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U.S. evangelical leaders urge acceptance of refugees

NASHVILLE, Tenn. -- Evangelical leaders are urging fellow Christians to welcome refugees from Syria and Iraq despite opposition by many governors and presidential candidates.

Leaders of the Southern Baptist Convention, the Assemblies of God, World Relief and other Christian groups said they would not surrender to fears surrounding the issue.

Mandy Patinkin's mission: Helping migrants survive

The remarks are from a statement released Thursday called a "Christian Declaration on Caring for Refugees: An Evangelical Response."

A recent Pew Research Center survey found white evangelicals had the greatest opposition of any American religious group to accepting more refugees.

Many, mostly Republican governors, have called for a temporary halt to resettling refugees from Syria over security concerns after the Islamic extremist attacks last month in Paris and earlier this month in San Bernardino, California.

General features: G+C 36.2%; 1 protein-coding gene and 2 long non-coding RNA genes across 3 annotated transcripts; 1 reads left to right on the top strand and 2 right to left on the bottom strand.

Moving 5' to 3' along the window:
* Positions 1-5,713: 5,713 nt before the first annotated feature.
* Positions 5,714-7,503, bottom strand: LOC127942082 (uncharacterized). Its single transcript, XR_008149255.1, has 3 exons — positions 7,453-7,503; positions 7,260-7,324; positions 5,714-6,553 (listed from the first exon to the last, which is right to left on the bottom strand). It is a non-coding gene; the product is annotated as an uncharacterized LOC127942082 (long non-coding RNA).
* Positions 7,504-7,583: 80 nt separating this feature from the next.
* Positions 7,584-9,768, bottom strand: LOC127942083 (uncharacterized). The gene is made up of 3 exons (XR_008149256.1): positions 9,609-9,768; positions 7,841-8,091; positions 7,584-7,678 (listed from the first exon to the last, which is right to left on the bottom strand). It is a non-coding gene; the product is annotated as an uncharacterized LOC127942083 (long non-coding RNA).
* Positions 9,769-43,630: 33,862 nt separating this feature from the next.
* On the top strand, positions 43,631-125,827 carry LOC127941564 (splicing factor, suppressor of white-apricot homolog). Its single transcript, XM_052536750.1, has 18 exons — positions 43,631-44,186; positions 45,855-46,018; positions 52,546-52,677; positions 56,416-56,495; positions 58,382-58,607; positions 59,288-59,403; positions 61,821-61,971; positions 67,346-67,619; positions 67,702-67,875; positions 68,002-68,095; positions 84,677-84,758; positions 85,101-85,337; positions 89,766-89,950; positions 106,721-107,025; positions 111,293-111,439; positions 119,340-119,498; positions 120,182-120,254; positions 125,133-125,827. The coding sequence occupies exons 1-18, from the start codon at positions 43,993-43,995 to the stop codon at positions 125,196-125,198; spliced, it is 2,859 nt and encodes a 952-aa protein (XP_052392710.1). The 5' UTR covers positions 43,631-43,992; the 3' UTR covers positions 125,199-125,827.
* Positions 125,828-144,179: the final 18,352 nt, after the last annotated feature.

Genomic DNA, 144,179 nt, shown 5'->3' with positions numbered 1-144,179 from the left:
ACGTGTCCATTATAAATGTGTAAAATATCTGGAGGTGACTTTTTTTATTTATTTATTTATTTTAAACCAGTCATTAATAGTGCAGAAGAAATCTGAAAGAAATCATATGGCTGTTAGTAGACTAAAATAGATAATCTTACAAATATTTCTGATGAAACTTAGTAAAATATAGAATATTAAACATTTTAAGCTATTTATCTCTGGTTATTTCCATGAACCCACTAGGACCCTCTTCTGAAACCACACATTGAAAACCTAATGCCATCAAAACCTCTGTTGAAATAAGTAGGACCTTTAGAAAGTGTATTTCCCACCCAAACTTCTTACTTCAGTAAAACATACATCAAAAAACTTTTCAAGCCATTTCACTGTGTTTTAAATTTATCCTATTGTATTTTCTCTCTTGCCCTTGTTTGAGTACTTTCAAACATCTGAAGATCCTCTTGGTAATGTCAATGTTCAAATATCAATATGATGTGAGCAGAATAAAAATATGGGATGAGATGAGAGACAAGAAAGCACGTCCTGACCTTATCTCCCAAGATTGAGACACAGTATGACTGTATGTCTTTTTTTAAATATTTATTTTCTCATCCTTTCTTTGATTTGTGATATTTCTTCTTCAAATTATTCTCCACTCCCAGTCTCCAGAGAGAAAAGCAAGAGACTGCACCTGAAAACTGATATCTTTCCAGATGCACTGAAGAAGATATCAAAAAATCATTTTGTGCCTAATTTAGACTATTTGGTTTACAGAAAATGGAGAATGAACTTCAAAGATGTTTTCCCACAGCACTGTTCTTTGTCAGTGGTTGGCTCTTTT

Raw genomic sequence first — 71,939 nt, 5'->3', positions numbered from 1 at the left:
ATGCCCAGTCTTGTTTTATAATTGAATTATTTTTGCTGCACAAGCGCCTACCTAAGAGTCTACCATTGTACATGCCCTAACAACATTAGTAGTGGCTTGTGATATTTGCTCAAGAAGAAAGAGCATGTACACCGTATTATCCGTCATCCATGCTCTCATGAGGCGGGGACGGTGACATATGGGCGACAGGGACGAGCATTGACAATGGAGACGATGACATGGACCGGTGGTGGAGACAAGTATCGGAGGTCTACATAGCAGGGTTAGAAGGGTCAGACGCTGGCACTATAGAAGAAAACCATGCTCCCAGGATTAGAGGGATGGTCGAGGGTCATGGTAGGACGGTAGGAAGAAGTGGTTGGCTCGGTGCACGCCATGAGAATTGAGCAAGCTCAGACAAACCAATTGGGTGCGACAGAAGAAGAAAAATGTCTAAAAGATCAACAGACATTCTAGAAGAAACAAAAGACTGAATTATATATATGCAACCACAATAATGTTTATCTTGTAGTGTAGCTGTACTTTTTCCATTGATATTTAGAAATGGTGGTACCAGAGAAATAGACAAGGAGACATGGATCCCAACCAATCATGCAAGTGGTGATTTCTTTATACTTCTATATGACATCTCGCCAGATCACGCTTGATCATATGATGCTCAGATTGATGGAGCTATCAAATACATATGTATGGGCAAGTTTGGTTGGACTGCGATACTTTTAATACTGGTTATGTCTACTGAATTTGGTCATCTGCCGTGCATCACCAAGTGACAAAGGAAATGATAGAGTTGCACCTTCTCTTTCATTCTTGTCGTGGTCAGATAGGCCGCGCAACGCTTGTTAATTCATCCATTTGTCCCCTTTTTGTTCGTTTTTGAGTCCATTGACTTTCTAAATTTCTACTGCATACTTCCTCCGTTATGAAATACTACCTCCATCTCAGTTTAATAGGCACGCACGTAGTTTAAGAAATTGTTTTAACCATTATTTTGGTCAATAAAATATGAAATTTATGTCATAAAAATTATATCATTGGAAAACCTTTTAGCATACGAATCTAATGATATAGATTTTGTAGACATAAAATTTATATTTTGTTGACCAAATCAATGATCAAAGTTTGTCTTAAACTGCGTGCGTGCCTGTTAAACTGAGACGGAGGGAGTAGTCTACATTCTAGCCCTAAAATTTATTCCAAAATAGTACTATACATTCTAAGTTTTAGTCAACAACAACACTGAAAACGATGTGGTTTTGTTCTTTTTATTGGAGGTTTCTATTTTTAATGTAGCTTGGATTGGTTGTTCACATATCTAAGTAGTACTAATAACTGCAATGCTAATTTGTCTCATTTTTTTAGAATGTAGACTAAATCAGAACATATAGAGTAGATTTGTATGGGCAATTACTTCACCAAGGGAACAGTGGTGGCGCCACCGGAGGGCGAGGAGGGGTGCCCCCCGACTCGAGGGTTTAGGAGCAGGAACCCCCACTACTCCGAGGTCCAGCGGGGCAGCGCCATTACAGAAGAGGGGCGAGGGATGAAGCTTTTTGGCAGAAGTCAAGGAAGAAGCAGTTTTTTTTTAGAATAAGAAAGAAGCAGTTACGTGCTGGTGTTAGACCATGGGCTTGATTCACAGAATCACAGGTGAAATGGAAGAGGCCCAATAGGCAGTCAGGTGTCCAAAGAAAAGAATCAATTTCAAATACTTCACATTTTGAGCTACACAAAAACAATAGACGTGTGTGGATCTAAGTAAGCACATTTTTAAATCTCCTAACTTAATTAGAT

Advocates for refugees say those allowed into the U.S. undergo extensive vetting that can last years.

Donald Trump's proposal to temporarily ban Muslims from entering the U.S., and the shooting in San Bernardino, have many of America's five million Muslim's defending their faith.

Extended interview: Millennial Muslims on life in America

On Thursday, CBS News sat down with five Muslim millennials, all born and raised in the United States, to discuss what Islam means to them and how they've handled the backlash.

On the panel was college student R.J. Khalaf, Army Lieutenant Shahn Khan, nursing student Sameya Omarkheil, college student Taqwa Brookins, and journalist Noor Tagouri.

Although they had all grown up in the U.S., they described the hostility they have felt in recent weeks.

To see what the Muslim millennials had to say, click here.

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